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Bladen Community College and the George Henry White Center will deliver an introductory electrical course, ELC-3014, Electricity Basic, and follow it with the more advanced ELC-3016, Electrical Contractor Prep at the center. Students in ELC 3014 will learn the necessary electrical skills to go to work and after working in the field and accruing on-th-job experience, they will be qualified to take ELC 3016 and sit for their Contractor's license exam. Interestingly, the course is being taught by Mr. Elvis Matthews, who performed all the rewiring and new electric installations at the GHW Center.
The training was first proposed by Elvis Matthews and Ocie Jones, GHW Center project superintendent, as a response to the relatively low numbers of local people who are trained and licensed electricians. In Bladen County, electricians earn an average of $62,000 per year, and they are increasingly in demand as commercial and residential construction is expanding.
The course will begin June 3, and some 13 people are ready to sign up. The tuition they pay to BCC will cover the cost of instruction and the hands-on tools that students will use. "These students will be able to learn close to home, instead of driving 50 miles roundtrip to the Bladen Community campus for every class," remarked Ocie Jones.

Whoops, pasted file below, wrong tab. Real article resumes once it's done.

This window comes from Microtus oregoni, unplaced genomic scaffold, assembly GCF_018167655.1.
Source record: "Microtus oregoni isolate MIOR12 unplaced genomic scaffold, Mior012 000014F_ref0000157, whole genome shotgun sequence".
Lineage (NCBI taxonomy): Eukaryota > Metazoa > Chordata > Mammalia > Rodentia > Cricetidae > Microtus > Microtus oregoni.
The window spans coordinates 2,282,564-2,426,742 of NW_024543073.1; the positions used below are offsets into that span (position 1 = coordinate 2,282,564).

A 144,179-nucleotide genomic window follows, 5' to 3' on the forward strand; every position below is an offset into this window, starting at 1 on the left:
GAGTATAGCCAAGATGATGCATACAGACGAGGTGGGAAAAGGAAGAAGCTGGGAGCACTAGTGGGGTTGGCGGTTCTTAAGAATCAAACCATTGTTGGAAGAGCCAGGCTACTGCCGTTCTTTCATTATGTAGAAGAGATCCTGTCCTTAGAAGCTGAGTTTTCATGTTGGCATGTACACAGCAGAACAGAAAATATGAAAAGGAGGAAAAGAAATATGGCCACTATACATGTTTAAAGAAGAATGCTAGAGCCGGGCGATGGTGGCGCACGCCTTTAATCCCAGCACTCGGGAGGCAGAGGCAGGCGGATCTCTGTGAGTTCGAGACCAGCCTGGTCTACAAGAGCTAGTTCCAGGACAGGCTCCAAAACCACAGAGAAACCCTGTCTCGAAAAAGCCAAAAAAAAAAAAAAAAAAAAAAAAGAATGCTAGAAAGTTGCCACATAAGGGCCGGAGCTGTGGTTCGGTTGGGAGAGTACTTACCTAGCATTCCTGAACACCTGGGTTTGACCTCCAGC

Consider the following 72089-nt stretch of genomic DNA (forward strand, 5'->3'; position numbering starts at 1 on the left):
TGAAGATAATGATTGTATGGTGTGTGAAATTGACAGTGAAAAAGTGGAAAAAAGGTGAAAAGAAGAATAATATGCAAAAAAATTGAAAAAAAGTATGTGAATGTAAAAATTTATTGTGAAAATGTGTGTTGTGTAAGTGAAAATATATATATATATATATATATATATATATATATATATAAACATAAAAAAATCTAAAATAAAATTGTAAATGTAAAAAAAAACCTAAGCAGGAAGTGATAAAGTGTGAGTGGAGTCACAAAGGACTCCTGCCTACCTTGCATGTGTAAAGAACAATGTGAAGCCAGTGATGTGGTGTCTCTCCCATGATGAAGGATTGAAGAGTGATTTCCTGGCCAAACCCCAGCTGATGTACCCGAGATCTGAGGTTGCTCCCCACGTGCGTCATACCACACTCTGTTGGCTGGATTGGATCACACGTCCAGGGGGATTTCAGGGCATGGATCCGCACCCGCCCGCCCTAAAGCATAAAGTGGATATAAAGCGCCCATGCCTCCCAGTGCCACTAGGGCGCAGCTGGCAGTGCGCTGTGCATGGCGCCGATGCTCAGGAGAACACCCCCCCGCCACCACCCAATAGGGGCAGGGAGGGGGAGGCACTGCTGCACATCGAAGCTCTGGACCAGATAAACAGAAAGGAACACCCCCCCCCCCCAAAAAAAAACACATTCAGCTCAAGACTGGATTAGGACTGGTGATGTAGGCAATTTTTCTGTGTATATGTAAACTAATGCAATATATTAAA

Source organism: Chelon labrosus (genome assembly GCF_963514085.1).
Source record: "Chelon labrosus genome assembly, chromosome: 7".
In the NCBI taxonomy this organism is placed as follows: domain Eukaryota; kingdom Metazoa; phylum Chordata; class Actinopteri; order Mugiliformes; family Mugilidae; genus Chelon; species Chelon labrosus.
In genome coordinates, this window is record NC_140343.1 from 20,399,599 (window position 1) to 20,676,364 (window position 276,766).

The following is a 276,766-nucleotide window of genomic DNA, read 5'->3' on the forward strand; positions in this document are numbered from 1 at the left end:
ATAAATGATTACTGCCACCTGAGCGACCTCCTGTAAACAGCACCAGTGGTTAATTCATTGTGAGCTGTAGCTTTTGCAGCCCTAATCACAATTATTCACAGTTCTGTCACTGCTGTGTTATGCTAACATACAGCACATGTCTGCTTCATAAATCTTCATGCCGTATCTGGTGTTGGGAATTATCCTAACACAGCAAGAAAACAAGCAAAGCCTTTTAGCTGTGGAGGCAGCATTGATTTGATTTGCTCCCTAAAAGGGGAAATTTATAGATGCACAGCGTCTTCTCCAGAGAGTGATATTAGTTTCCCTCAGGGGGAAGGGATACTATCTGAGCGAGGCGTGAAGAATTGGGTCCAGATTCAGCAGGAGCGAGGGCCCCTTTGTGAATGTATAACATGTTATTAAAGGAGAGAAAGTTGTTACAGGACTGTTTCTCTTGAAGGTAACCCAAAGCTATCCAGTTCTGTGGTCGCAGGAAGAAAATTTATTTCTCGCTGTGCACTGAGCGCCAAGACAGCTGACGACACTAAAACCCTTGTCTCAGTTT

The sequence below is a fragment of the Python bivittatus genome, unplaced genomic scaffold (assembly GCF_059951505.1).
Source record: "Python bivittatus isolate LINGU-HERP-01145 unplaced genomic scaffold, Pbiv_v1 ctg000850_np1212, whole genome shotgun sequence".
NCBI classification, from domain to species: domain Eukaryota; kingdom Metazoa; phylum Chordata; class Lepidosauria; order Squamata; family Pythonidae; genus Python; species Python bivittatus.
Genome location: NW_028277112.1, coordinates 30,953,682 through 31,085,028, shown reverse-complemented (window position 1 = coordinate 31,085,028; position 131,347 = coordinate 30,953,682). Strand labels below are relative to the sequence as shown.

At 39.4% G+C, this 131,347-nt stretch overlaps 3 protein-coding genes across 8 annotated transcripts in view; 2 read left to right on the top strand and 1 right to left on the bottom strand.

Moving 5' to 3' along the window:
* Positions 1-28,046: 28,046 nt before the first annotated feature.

The students will engage with both theory and practical (Lab) work to learn the principles of electricity and electronics, safety, and hands-on applications, Dean Bruce Blansett explained.
"Anyone who is interested may sign up. This is a workforce class, so we focus on skills. Students will have to accrue hours in the field and document them, which the state requires, before they can take an electrical contractor's class. We value our partnership with the Center and are looking forward to these classes," said Dean Blansett.
"A big part of the vision for the center has been to provide life-changing education to people of our region," said Vincent Spaulding, Project Leader. "When someone learns the skill to get a great job--or to have better health--or to care for their family--or to manage their land--they benefit and their families and communities benefit."
"Workforce development is a central goal for the GHW Center," said Ocie Jones. "When local residents can get the training that enable them to have a well-paid career, it benefits the whole community. We are grateful to Mr. Matthews and to Bladen Community College for seeing the need and working together to provide opportunity to hardworking individuals."
For information on this or any of the other classes taking place at the GHW Center, call 910-445-0269. We are open Monday to Thursday, 9 to 4 p.m. and Friday, 9 to 1 p.m.